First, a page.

Gorgons and centaurs and gnomes, oh, my! Young Arthur Grey and the Spyglass Squad must solve a riddle and find an ancient relic.
Finnish (The Society’s Traitor, 2012) sets his second novel about a mystical secret society, Historia, on a fictional island near Crete called Elysium. Twelve-year-old Arthur, his talking dog, Griffin, and his pals, the Spyglass Squad, go there to train. Historia has been plagued by a series of unsolved robberies, losing its investors in the process. Arthur is not just an Initiate there; he’s also a Relic Guardian descended from ancient Nordics. During his long hours of folklore lessons, he longs to learn the secrets of Guarding. One of many odd characters on Elysium, the bulging-eyed Ms. Featherweit, introduces the Initiates to a papyrus sheet covered with a mixture of Hittite, Minoan and Greek symbols—as well as symbols not yet identified. These unknown symbols turn out to be written in an obscure ancient language and are rumored to be the key to locating an undersea labyrinth and the fabled Minotaur, who guards a valuable ancient relic. Arthur and his reluctant friends take it upon themselves to locate the labyrinth and get the relic before a saboteur does, so that Historia will once again be secure. The plot is cluttered with trivia and references to Arthur’s first adventure in Peru, and readers may find it hard at times to follow his character development. Nevertheless, the initially timid Arthur eventually encounters a variety of creatures, perseveres through jousts and sea-horse races and eludes a mysterious white ghost. The real message Arthur has to learn is given to him by a faun: “Brains over strength and giving over greed.” Despite similarities to the Harry Potter series and its plethora of creatures, myth and history, Finnish is a dedicated, inventive author, and many young fantasy devotees will find this novel intriguing once it truly gets underway.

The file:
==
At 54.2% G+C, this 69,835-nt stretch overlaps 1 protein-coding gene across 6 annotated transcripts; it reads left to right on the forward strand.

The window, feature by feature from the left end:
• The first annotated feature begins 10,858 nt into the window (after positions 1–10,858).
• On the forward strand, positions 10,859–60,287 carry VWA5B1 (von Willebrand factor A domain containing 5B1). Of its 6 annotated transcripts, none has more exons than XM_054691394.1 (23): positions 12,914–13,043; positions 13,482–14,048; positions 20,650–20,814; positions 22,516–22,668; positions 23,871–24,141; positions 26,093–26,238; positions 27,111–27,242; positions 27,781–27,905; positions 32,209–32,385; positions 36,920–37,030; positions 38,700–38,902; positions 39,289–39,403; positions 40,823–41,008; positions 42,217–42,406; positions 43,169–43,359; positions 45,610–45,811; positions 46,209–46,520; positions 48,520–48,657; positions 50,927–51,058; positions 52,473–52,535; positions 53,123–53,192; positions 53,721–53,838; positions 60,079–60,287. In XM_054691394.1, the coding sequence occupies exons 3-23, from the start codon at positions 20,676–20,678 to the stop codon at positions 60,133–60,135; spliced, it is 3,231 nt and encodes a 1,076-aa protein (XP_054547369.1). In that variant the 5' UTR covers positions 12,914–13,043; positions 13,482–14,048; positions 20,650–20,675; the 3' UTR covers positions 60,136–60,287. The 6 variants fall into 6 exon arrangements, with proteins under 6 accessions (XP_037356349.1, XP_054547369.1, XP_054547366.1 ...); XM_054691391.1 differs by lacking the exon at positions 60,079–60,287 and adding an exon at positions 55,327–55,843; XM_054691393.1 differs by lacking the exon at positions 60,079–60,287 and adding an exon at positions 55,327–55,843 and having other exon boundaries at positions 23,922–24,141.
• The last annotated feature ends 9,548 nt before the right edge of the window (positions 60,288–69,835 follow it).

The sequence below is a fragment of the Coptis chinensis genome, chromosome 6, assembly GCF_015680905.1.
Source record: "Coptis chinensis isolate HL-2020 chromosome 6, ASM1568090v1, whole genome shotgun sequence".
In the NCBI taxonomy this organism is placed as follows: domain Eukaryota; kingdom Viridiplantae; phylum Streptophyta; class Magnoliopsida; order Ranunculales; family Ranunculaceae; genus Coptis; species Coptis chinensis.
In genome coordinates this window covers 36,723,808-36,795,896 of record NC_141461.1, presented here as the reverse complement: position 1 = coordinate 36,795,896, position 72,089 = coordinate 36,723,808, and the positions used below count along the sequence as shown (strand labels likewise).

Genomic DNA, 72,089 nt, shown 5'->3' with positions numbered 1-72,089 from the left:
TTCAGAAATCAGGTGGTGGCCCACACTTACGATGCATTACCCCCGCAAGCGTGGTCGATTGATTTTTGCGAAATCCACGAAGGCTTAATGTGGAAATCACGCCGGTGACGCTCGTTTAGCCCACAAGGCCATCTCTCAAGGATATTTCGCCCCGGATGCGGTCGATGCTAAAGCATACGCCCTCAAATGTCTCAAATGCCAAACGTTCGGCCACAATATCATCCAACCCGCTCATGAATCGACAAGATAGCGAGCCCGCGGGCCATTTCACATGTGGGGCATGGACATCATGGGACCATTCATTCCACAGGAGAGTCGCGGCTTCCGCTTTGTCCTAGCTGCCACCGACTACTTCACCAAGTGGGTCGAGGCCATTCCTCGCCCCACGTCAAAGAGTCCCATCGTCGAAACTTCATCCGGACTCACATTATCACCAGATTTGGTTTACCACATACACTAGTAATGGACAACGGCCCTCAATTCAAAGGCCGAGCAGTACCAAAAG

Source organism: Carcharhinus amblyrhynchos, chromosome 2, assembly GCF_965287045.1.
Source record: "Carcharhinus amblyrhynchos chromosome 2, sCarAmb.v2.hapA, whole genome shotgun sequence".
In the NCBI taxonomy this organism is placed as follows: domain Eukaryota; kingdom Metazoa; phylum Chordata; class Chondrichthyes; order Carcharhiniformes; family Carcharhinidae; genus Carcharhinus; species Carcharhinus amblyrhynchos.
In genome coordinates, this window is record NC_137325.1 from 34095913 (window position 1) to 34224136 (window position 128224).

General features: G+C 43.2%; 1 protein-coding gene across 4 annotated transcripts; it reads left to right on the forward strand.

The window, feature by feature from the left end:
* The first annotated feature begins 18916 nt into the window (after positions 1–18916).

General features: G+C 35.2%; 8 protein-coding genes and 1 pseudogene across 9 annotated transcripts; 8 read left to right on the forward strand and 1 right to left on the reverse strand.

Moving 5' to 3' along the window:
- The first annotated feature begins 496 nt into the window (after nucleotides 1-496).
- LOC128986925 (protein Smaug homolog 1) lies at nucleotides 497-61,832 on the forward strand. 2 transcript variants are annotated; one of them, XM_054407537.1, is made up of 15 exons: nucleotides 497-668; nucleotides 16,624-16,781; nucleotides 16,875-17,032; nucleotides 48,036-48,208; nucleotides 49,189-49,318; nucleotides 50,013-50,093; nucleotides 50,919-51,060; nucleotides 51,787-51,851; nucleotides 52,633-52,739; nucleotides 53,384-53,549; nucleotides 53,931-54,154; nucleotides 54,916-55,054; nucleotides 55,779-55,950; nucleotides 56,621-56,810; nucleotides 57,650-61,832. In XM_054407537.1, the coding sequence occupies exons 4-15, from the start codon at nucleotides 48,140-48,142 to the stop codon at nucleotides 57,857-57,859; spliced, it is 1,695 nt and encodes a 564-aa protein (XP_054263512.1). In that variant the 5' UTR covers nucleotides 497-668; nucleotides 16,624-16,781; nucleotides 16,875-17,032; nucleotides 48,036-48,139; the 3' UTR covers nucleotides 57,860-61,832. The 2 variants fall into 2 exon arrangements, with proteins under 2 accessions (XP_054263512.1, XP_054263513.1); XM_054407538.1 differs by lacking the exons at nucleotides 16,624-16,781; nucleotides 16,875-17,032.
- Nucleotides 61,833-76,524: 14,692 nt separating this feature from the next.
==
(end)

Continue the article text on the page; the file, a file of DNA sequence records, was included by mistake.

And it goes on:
A densely packed middle-grade fantasy.